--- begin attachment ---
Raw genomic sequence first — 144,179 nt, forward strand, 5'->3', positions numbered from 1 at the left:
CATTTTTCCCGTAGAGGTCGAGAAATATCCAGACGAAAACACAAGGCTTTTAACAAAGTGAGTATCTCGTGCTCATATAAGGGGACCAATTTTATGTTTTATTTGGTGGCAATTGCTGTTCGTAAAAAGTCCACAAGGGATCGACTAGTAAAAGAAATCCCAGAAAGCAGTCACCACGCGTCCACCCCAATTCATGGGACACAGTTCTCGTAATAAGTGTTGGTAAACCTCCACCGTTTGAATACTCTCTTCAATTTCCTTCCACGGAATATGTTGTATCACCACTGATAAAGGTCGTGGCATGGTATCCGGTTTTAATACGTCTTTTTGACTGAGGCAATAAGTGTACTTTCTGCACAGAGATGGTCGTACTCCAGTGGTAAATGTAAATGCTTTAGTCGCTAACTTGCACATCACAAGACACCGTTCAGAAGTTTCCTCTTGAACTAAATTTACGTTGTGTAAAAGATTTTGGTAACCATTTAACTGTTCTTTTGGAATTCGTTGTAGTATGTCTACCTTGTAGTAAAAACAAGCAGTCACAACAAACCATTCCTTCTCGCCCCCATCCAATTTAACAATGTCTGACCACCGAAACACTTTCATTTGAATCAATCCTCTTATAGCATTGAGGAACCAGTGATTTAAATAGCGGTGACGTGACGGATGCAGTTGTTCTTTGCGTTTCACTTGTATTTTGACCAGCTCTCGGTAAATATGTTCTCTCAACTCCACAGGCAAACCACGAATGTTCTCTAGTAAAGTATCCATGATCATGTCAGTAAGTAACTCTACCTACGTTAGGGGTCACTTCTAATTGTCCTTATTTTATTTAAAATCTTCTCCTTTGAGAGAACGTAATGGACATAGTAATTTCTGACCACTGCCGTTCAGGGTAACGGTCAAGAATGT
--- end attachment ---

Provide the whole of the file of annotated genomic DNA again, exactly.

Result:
Raw genomic sequence first — 144,179 nt, forward strand, 5'->3', positions numbered from 1 at the left:
CATTTTTCCCGTAGAGGTCGAGAAATATCCAGACGAAAACACAAGGCTTTTAACAAAGTGAGTATCTCGTGCTCATATAAGGGGACCAATTTTATGTTTTATTTGGTGGCAATTGCTGTTCGTAAAAAGTCCACAAGGGATCGACTAGTAAAAGAAATCCCAGAAAGCAGTCACCACGCGTCCACCCCAATTCATGGGACACAGTTCTCGTAATAAGTGTTGGTAAACCTCCACCGTTTGAATACTCTCTTCAATTTCCTTCCACGGAATATGTTGTATCACCACTGATAAAGGTCGTGGCATGGTATCCGGTTTTAATACGTCTTTTTGACTGAGGCAATAAGTGTACTTTCTGCACAGAGATGGTCGTACTCCAGTGGTAAATGTAAATGCTTTAGTCGCTAACTTGCACATCACAAGACACCGTTCAGAAGTTTCCTCTTGAACTAAATTTACGTTGTGTAAAAGATTTTGGTAACCATTTAACTGTTCTTTTGGAATTCGTTGTAGTATGTCTACCTTGTAGTAAAAACAAGCAGTCACAACAAACCATTCCTTCTCGCCCCCATCCAATTTAACAATGTCTGACCACCGAAACACTTTCATTTGAATCAATCCTCTTATAGCATTGAGGAACCAGTGATTTAAATAGCGGTGACGTGACGGATGCAGTTGTTCTTTGCGTTTCACTTGTATTTTGACCAGCTCTCGGTAAATATGTTCTCTCAACTCCACAGGCAAACCACGAATGTTCTCTAGTAAAGTATCCATGATCATGTCAGTAAGTAACTCTACCTACGTTAGGGGTCACTTCTAATTGTCCTTATTTTATTTAAAATCTTCTCCTTTGAGAGAACGTAATGGACATAGTAATTTCTGACCACTGCCGTTCAGGGTAACGGTCAAGAATGT